Hoteliers have a unique opportunity to provide housing to first responders, medical staff and individuals who may need to self-quarantine.
When news hit that COVID-19 had become a global pandemic, hotel occupancies plummeted. Having lived through five different recessions in the United States, Pineapple Hospitality Founder Ray Burger said he’s never seen anything like this.
“The hotel industry has never seen occupancies plummet this far this fast,” he says. “September 11th was a bit of a shock, but the occupancies didn’t plummet more than 10% to 20%.”
In the U.S., STR data showed occupancy declines of -56.4% to 30.3% for the week ending March 21. ADR was down 30.2% to $93.41 and RevPAR -69.5% to $28.32.
But, hoteliers and vendors can help during this time of need. We’ve already seen several hotel associations put some ideas in practice, particularly the American Hotel & Lodging Association’s Hotels for Hope initiative.
Following are five questions with Burger on the pandemic:
Q: What are the top three things hoteliers should be doing to prevent the spread of COVID-19?
Burger: They should:
Inform, educate and enforce social distancing.
Provide any safety equipment or supplies for any staff that may come in contact with the virus.
Provide lodging to guests that enables society to benefit and recover from the outbreak as soon as possible. People will still need to stay in hotels. It may save lives.
Q: What would you say to hoteliers about how to adapt their operations moving forward after the dust settles? If something like this happens again, they will need to be more prepared. How can thinking about what amenities they offer help lead the charge?
Burger: If I were operating a hotel or lodging property, I would be reaching out to doctors offices, clinics and hospitals explaining that we have a plan for guests who may wish to self-quarantine. You may have cases where one person in a household develops symptoms and it is better for them to check in to a hotel vs. run the risk of transmitting the virus to the other occupants. This might be especially true in major cities with smaller living quarters. Hotels that have remote check-in and the capability of guests using their personal communication devices to obtain entry would be in an ideal situation.
The idea is to eliminate guest-to-guest or guest-to-staff contact. You could offer clean linens once per week with a door drop and trash/recycling pick-up daily outside the guest room door. Staff would need to take proper precautions (gloves, etc.). Room service delivery and/or grocery runs by staff for multiple guests may be an option.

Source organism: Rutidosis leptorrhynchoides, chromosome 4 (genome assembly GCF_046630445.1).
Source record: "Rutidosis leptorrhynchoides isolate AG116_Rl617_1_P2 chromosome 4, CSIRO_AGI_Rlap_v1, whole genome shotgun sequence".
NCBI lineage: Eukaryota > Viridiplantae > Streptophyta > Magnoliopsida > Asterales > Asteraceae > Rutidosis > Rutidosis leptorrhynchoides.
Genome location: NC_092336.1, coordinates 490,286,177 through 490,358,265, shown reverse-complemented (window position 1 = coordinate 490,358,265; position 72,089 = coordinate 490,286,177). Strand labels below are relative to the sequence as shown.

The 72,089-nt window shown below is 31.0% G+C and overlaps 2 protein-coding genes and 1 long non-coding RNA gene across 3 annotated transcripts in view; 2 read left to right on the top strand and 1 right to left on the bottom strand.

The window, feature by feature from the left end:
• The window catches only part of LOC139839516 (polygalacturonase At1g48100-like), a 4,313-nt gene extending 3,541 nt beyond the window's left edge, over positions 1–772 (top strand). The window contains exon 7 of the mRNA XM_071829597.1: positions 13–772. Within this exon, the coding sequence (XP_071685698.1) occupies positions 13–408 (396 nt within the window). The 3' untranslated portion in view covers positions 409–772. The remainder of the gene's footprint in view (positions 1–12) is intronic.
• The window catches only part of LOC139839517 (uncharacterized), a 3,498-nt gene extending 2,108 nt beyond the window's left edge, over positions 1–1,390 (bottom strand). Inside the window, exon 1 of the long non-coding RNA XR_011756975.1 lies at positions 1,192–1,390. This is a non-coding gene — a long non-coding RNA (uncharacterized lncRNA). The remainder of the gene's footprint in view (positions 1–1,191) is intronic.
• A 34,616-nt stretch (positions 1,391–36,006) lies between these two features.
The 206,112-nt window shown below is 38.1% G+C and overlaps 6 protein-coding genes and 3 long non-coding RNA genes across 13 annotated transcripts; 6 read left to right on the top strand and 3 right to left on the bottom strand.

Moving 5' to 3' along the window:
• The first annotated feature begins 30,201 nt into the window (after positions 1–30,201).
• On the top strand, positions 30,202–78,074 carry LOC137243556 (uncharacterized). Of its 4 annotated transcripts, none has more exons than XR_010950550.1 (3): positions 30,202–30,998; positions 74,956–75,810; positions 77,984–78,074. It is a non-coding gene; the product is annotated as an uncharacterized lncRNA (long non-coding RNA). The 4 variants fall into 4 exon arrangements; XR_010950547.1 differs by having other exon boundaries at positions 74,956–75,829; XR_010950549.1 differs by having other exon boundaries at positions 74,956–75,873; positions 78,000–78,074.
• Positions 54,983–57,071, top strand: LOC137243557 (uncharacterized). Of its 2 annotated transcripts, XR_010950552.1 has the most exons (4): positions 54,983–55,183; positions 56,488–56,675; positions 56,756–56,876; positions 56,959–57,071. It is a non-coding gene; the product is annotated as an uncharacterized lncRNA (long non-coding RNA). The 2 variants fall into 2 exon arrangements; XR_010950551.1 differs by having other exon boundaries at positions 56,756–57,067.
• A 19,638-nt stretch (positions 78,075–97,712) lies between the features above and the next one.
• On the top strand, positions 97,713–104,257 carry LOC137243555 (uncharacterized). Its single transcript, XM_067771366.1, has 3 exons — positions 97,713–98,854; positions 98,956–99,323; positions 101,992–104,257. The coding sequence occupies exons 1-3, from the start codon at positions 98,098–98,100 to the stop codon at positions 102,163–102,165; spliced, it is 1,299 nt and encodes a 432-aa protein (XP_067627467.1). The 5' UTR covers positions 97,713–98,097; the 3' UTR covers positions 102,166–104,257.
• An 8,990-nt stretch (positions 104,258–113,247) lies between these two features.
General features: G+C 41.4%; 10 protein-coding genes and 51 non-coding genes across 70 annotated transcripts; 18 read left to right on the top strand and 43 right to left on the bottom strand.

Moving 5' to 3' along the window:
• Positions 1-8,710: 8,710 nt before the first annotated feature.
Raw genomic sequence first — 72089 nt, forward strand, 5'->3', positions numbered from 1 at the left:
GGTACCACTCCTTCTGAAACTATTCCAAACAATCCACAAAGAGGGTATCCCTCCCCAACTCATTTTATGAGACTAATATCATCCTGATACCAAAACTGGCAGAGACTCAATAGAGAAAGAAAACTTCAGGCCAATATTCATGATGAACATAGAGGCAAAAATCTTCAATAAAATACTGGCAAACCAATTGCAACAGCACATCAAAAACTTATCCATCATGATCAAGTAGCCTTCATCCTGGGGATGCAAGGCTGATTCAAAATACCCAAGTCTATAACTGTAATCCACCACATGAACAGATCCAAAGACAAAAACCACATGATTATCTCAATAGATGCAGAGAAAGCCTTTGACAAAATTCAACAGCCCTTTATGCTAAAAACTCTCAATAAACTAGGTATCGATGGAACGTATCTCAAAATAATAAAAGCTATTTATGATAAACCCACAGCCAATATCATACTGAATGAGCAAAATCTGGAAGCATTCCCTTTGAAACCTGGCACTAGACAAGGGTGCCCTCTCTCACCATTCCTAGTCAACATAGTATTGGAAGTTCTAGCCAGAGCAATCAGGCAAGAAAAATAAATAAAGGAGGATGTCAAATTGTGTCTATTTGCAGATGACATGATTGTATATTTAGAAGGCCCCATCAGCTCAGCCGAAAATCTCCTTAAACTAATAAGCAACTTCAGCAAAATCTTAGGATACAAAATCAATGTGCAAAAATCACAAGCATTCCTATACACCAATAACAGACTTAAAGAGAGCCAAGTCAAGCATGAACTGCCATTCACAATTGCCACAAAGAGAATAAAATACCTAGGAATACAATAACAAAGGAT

Extended-stay hotels with refrigerators and microwaves have a distinct advantage in this operating environment, but hoteliers may wish to purchase microwaves and/or mini refrigerators now.
Q: How is COVID-19 affecting owners and operators you have relationships with? Are they scaling back any purchasing? Ramping up?
Burger: It is having an initial dramatic effect. Most hotels are dropping from 70% or 80% occupancy to 20% or 30% occupancy. Some are reducing the size of their orders for the near term. But, we have seen an increase in purchasing from hotels and lodging properties in more remote locations. We see a micro-trend developing of people wanting to escape the large metropolitan areas and be more isolated and have access to nature. It may be less stressful and provide more peace of mind.
Q: What are your top concerns as a vendor?
Burger: The supply chain. Will our manufacturers keep making and shipping products to us? Will shipping companies be able to keep up with demand? It takes a lot more time and effort to deliver residentially than it does commercially. We will see more demand than during a holiday season.
Q: How are you staying positive through this health situation?
Burger: I think everyone deserves to have a brief pity party. This situation is beyond anything we have previously imagined or experienced. I am reminded of a few lines from Shawshank Redemption spoken by Andy Dufresne.
“Remember, Red, hope is a good thing, maybe the best of things, and no good thing ever dies.”
We are very busy living and very busily working to provide as many essential products for our lodging customers and individual consumers.